Epic Mickey 2: The Power of Two – Review

view gallery VIEW GALLERY

An unfinished job, and for a license as big as Mickey Mouse, that just isn't good enough.

The first Epic Mickey game was full of potential, but an overabundance of bugs and glitches just kept it back from achieving its potential. There were high hopes then that this second bite at the cherry would create a whimsical 3D platforming adventure that the House of Mouse could really be proud of. Unfortunately, that just isn’t the case.

The innovation of the first game has been replaced by a cloud of confusion and frustration, with even the simplest of tasks often leaving you pulling your hair out. There’s charm here, as you’d expect from a game with the Disney stamp of approval. But it’s drowned below a sea of poorly thought out set pieces, forgettable characters, and a story that fails to make you care about anything for more than a couple of seconds.

The game picks up just after the original finishes, and if you don’t know the plot of that game you’re going to be left scratching your head for long stretches of this one. The basic story revolves around Mickey teaming up with Oswald the Lucky Rabbit to try and save the Wasteland from another threat; hence ‘The Power of Two’.

Mickey has his paintbrush once more, which he can use to either paint in or thin out sections of the world. The uses for your brush are always tightly controlled – sometimes it’s necessary for progression, other times you’ll be required to create or destroy simply to fill your cash and paint reserves.

Major decisions involving whether you use paint or thinner are supposed to change the world around you, forcing you down one path or another, but it’s such a poorly explained mechanic that it’s hard to really quantify the effect it’s having.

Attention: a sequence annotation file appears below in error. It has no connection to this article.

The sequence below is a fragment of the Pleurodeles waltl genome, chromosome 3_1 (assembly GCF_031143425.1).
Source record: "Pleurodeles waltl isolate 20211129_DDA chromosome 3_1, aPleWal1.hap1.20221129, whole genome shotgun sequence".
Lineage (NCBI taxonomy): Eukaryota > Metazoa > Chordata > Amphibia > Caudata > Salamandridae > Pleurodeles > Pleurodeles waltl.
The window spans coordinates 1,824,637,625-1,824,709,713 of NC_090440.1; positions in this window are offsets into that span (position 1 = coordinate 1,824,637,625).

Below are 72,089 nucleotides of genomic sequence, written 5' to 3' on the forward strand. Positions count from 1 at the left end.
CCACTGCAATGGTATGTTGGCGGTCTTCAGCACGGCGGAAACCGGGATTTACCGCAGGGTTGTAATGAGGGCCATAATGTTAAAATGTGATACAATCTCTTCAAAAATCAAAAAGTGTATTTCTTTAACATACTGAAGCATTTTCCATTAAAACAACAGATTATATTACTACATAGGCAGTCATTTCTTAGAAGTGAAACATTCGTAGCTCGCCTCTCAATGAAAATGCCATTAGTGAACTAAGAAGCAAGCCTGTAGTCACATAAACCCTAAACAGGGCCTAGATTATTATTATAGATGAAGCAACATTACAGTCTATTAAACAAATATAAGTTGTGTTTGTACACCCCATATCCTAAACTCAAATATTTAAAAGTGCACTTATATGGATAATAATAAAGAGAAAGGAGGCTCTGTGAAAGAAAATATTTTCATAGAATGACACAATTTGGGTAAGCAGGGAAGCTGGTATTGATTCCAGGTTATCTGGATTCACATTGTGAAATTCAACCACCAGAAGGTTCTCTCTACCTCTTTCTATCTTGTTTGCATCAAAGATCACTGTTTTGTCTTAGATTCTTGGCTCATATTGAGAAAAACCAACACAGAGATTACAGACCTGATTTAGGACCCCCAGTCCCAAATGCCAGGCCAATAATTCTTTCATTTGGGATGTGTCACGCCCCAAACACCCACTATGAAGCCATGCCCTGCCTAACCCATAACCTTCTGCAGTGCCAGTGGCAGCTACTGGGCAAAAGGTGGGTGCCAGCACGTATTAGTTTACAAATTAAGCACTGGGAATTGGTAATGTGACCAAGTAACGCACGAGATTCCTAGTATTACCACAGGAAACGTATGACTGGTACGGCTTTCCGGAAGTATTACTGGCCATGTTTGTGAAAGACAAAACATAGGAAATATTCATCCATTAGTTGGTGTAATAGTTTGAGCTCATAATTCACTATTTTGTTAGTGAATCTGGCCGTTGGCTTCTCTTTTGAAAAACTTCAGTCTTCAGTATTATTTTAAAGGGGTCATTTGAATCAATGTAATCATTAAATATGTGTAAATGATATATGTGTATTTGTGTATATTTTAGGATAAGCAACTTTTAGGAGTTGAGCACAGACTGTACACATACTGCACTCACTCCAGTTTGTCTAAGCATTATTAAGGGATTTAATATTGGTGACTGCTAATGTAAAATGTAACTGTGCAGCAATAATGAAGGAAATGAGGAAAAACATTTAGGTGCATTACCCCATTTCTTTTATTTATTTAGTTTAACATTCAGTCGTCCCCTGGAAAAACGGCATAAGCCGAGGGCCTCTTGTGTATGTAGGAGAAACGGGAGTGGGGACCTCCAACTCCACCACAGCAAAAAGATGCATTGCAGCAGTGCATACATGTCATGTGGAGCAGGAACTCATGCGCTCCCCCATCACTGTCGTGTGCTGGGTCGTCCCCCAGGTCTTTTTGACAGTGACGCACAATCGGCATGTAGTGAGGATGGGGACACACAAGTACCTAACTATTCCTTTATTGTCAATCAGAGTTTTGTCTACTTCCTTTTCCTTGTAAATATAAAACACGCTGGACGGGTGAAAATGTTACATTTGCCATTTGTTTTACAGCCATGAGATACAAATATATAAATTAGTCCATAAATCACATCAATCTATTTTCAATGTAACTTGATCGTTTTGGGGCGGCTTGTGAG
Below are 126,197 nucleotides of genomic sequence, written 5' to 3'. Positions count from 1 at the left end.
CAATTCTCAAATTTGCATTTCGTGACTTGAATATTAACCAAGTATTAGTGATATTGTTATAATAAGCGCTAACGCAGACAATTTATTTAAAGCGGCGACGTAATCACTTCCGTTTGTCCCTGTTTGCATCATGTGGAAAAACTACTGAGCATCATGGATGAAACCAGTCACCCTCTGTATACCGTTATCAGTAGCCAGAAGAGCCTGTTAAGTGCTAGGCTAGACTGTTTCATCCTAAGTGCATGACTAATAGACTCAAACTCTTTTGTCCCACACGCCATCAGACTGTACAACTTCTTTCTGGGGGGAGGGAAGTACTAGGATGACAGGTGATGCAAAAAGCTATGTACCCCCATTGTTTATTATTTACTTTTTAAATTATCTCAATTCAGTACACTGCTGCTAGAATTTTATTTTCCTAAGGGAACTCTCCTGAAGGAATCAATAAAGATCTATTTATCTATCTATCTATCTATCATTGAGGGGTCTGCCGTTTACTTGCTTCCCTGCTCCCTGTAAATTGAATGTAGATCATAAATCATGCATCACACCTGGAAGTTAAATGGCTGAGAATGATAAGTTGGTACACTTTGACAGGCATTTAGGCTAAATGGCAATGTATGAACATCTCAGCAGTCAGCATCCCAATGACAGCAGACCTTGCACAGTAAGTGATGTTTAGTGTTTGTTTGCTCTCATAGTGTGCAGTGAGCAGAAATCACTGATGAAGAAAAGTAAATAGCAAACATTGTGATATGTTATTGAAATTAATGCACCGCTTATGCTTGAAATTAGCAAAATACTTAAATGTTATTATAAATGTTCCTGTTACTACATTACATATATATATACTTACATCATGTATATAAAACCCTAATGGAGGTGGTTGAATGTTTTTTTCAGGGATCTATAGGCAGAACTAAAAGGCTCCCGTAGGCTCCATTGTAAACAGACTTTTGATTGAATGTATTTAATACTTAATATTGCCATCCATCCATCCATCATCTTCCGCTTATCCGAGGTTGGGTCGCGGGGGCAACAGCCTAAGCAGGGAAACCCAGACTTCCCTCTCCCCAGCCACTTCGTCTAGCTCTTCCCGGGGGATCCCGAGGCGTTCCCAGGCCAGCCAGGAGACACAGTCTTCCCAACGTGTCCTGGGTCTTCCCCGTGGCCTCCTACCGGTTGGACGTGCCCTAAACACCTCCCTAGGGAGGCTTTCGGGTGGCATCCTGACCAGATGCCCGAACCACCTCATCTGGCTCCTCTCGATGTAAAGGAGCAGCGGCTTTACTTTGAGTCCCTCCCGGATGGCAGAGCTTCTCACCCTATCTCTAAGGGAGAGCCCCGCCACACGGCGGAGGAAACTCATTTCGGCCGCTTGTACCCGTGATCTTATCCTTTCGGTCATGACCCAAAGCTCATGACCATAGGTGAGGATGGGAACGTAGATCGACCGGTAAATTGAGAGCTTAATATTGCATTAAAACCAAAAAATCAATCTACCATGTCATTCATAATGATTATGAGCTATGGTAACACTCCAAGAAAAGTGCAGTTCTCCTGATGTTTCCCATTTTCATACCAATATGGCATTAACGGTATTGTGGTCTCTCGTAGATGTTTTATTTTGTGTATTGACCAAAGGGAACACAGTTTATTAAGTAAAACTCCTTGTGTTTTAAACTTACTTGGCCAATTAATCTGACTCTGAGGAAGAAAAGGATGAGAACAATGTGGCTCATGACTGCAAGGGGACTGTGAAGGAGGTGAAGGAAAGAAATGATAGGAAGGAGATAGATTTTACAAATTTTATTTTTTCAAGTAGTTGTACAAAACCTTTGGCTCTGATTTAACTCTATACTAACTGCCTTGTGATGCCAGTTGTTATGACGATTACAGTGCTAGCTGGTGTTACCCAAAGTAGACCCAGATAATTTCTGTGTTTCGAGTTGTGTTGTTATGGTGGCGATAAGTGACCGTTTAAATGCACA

Oswald has a remote control that he can use to send pulses of electricity into contraptions to bring them back to life, as well as create a field of shimmering energy around himself and Mickey to protect them from attack.

A second player can jump in at any time and take over the role of Oswald, and it comes as a blessed relief from the slightly confused AI. The ability to switch characters on the fly would be a real boon, but it’s an seemingly obvious feature made conspicuous by its absence.

The camera angles and control issues that marred the original are still in place too, stealing the flow from your movement and leaving you battling against the game, rather than working in tandem with it.

The story flops along at a confusing pace too, rarely letting you get a handle on what you’re supposed to be doing, where you’re going, or whether or not it’s a good idea. NPCs will shout the same phrase at you over and over again until you manage to complete the task they’ve set you, which adds to the overwhelming feeling of annoyance that permeates the game.

It’s a shame, because yet again there is potential here, and moments when that potential shines through. But most of the time it gets lost underneath poorly implemented and badly explained features.

In a world where games like LittleBigPlanet exist, there just isn’t room for sub-standard platformers, and that’s exactly what Epic Mickey 2 is. It’s an unfinished job, and for a license as big as Mickey Mouse, that just isn’t good enough.

By Harry Slater

Score: 2/5

Format: PS3, Xbox 360, Wii U
Price: £49.99
Developer: Blitz Games Studios
Publisher: Disney

PROMOTED VIDEO
Life and Style
ebookNow available in paperback
ebooks
ebookPart of The Independent’s new eBook series The Great Composers
Latest stories from i100
Have you tried new the Independent Digital Edition apps?
Independent Dating
and  

By clicking 'Search' you
are agreeing to our
Terms of Use.

ES Rentals

    iJobs Job Widget
    iJobs Gadgets & Tech

    Ashdown Group: Application Support Engineer with SQL skills

    £28000 per annum: Ashdown Group: A highly reputable business is looking to rec...